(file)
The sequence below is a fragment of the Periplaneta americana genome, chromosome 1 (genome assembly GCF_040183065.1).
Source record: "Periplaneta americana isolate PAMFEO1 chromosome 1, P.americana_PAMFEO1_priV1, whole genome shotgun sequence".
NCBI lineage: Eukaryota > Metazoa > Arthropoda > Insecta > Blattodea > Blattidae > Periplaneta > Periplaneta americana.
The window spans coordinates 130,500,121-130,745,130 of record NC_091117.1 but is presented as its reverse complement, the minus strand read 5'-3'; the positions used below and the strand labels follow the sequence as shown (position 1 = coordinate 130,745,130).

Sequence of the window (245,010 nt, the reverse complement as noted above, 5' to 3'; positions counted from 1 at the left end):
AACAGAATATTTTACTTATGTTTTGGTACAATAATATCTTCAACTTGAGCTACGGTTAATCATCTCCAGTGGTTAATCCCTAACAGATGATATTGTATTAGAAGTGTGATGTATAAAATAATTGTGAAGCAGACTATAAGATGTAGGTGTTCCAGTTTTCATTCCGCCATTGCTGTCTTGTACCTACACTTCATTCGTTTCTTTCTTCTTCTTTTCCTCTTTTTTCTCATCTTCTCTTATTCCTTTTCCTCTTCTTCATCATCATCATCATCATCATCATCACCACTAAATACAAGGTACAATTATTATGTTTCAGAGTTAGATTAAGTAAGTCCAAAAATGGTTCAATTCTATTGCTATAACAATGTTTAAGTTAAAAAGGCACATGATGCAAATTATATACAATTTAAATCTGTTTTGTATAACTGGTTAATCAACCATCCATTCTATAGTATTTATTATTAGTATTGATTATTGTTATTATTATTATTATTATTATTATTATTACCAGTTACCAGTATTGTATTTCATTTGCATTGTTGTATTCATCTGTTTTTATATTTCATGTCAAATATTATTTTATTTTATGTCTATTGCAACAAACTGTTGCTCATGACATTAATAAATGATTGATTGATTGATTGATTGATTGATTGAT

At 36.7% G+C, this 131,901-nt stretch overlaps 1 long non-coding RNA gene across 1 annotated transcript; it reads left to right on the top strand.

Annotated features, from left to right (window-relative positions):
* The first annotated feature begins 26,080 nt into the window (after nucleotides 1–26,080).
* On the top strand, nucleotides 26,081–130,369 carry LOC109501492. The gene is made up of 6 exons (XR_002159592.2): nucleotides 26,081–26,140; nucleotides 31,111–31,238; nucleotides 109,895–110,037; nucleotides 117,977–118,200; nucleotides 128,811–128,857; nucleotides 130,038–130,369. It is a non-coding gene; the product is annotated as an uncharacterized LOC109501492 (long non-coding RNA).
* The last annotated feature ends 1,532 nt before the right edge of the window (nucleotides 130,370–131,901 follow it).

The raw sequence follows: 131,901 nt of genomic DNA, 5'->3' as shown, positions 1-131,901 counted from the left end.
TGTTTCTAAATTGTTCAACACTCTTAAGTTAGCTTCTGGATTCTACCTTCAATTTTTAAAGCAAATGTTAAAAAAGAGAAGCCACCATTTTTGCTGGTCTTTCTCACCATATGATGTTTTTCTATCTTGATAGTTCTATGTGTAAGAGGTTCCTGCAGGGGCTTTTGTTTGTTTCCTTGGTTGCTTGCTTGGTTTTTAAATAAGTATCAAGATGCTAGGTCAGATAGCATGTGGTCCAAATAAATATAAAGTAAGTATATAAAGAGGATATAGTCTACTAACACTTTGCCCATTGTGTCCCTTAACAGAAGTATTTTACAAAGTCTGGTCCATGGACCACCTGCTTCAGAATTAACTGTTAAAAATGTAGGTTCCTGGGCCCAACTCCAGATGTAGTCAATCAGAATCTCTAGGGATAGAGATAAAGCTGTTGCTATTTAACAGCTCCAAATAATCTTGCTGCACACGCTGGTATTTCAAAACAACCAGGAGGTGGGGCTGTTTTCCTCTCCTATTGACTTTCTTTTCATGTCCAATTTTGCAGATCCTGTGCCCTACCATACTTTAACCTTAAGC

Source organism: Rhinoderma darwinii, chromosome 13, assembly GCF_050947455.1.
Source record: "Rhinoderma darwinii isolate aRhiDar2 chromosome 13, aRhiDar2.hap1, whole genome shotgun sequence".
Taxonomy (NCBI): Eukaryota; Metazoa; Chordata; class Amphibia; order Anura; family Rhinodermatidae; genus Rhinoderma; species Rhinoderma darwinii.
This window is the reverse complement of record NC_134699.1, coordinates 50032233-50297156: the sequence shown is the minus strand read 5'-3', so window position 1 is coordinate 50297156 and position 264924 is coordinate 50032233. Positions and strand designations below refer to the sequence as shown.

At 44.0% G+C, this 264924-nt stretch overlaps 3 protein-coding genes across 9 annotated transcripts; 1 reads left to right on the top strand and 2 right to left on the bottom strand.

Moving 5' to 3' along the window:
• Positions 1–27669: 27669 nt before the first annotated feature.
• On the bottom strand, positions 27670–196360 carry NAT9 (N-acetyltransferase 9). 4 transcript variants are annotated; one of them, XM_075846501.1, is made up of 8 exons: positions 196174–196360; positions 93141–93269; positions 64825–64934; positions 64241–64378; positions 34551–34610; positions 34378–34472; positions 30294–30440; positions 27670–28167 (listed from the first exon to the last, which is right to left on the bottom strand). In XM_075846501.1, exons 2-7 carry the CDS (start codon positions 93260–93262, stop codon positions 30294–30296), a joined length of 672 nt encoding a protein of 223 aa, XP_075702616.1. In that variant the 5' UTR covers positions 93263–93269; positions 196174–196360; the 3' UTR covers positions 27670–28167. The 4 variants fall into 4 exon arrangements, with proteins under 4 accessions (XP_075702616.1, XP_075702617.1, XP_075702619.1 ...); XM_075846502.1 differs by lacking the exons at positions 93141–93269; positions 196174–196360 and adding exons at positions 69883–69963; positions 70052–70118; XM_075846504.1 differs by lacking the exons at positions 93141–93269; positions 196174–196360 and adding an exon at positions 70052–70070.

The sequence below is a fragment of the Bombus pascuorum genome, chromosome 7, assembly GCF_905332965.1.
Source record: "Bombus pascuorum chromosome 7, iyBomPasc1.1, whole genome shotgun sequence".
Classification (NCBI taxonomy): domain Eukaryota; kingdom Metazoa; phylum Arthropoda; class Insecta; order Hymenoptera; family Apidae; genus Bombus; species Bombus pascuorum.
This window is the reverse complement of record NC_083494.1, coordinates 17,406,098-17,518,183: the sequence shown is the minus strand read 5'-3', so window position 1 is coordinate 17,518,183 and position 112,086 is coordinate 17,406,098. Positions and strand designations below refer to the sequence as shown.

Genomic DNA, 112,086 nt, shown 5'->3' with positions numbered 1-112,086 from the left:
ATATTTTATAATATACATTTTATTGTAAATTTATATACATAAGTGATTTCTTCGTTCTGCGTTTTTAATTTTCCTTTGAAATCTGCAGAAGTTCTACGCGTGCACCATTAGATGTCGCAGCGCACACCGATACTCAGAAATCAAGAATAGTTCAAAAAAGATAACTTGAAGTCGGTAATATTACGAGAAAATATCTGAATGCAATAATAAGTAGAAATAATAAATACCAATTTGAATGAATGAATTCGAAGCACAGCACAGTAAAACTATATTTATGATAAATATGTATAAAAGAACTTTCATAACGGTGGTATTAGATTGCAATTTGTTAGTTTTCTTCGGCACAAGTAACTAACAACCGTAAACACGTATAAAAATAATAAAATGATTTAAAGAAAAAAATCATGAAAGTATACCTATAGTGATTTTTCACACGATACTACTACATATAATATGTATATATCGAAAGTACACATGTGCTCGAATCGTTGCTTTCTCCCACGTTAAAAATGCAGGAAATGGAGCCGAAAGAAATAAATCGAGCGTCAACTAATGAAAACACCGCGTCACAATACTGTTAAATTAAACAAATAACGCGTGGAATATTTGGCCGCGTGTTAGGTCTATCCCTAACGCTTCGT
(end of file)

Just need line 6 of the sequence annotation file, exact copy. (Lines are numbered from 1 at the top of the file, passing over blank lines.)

AACAGAATATTTTACTTATGTTTTGGTACAATAATATCTTCAACTTGAGCTACGGTTAATCATCTCCAGTGGTTAATCCCTAACAGATGATATTGTATTAGAAGTGTGATGTATAAAATAATTGTGAAGCAGACTATAAGATGTAGGTGTTCCAGTTTTCATTCCGCCATTGCTGTCTTGTACCTACACTTCATTCGTTTCTTTCTTCTTCTTTTCCTCTTTTTTCTCATCTTCTCTTATTCCTTTTCCTCTTCTTCATCATCATCATCATCATCATCATCACCACTAAATACAAGGTACAATTATTATGTTTCAGAGTTAGATTAAGTAAGTCCAAAAATGGTTCAATTCTATTGCTATAACAATGTTTAAGTTAAAAAGGCACATGATGCAAATTATATACAATTTAAATCTGTTTTGTATAACTGGTTAATCAACCATCCATTCTATAGTATTTATTATTAGTATTGATTATTGTTATTATTATTATTATTATTATTATTATTACCAGTTACCAGTATTGTATTTCATTTGCATTGTTGTATTCATCTGTTTTTATATTTCATGTCAAATATTATTTTATTTTATGTCTATTGCAACAAACTGTTGCTCATGACATTAATAAATGATTGATTGATTGATTGATTGATTGATTGAT